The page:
‘Irresponsible’ tourists could bring down health system
A RURAL Queensland doctor has labelled tourists as "irresponsible", and has warned a complete lockdown would not necessarily prevent further peaks of the deadly coronavirus.
Dr Ben Brimblecombe from St George was last week calling on everyone to take social distancing seriously, or risk winding up in an Italian-style lockdown situation.
Since then, Prime Minister Scott Morrison has announced a range of stringent new social distancing measures, and the Queensland Premier has closed the state's borders to protect from further spread of COVID-19.
"People really should not be travelling if they don't need to," he said.
"Tourists come under that banner, it's a bit irresponsible at this time. Any movement between any places means there's potential spread.
"That's how it could enter our communities, is if there are people coming from more urban areas to this less populated area."
Dr Brimblecombe expects the Balonne Shire to see its first presentation of the coronavirus in a matter of weeks.
As to whether he would support closing the shire's borders to prevent an outbreak, Dr Brimblecombe said there was one major issue with strict regional lockdowns.
"If we, as a nation or a state, do a strict lockdown for a certain period of time, there's the risk that when we come out of that, that there has been some spread in that time," he said.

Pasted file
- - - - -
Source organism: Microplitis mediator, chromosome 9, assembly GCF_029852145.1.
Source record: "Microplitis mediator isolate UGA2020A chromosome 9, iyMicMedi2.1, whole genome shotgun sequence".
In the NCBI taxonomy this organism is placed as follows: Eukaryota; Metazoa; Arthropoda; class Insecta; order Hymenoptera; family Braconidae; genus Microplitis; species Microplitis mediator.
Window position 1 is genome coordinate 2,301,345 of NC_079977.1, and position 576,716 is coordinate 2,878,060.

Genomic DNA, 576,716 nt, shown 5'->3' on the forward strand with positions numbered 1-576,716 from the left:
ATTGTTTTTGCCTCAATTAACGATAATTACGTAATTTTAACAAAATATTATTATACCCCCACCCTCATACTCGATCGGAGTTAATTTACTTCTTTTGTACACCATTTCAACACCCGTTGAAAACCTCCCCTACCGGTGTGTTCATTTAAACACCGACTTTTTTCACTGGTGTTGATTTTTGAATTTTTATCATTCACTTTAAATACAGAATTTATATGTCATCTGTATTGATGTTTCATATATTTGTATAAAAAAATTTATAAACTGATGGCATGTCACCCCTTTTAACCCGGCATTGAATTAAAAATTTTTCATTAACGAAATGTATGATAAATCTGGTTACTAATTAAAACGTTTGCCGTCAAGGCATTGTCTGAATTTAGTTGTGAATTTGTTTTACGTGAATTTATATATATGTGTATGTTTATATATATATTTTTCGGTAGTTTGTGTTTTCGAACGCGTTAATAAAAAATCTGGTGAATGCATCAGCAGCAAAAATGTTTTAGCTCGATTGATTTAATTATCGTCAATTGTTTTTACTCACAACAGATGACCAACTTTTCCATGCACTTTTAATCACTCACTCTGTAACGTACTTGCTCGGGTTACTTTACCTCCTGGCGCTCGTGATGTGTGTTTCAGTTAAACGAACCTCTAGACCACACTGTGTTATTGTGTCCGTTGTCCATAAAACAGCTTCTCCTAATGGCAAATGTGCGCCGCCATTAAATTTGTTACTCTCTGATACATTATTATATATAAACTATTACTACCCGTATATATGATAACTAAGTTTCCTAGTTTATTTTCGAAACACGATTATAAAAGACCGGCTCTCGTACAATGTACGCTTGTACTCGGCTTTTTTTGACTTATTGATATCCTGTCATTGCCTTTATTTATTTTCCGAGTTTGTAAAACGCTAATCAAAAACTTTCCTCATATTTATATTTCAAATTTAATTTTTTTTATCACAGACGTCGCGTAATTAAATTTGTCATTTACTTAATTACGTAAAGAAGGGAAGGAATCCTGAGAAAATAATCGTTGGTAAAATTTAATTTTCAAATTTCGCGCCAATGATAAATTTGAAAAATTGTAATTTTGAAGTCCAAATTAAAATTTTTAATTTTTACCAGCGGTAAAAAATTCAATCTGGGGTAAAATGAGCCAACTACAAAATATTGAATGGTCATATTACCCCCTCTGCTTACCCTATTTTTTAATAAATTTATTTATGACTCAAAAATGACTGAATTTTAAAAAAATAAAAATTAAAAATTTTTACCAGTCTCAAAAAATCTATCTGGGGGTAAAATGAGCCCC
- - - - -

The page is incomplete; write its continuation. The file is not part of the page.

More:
"There's then another spike of cases. It's the same for when they reopen international travel, countries need to be strict to ensure no cases are let in.
"To make it sustainable, a lockdown could go for as long as six months."
Earlier this week, Balonne Shire Mayor Richard Marsh was asked whether it would be possible to close the shire's borders to protect the residents.
An idea Dr Brimblecombe said could help regional Queensland shires prevent mass outbreaks that would overwhelm the hospital system.
"If we have lots of people presenting with severe cases of coronavirus, particularly with pneumonia and need ventilation, we don't have the equipment and beds in our hospitals to deal with that," he said.
"It would depend on the referral centre, and whether we could get some of those patients to Toowoomba or Brisbane.
"But if they are full and don't have space for extra patients, and we need to sent patients out, that's when it becomes a real problem.
"It's a numbers game stacked against us, unless we put strict measures in place."
While the St George Medical Centre has not yet implemented mass telehealth rollouts, Dr Brimblecombe said the advice to patients would eventually become: do not come into the practice unless absolutely necessary.
"There is an element of fear around with people coming into the medical centre," he said.
"I think the thing for us is that people are still coming into the medical centre for more trivial things that can wait. What we're advising is if you are mildly unwell, it's best to just self-isolate and stay home.
"There will soon be undue stress on our health system, and we don't know where the end point is."
Dr Brimblecombe said conversations had also had to be had regarding whether private practice doctors would be needed to help soon-to-be overcrowded hospitals cope with the virus outbreak, particularly in small rural towns.
"It comes into this idea of levels of disasters, so to speak. If the hospital is overwhelmed and there are a number of urgent cases, that does take precedence," he said.
"I would be happy to help. If they're overwhelmed, we would step in."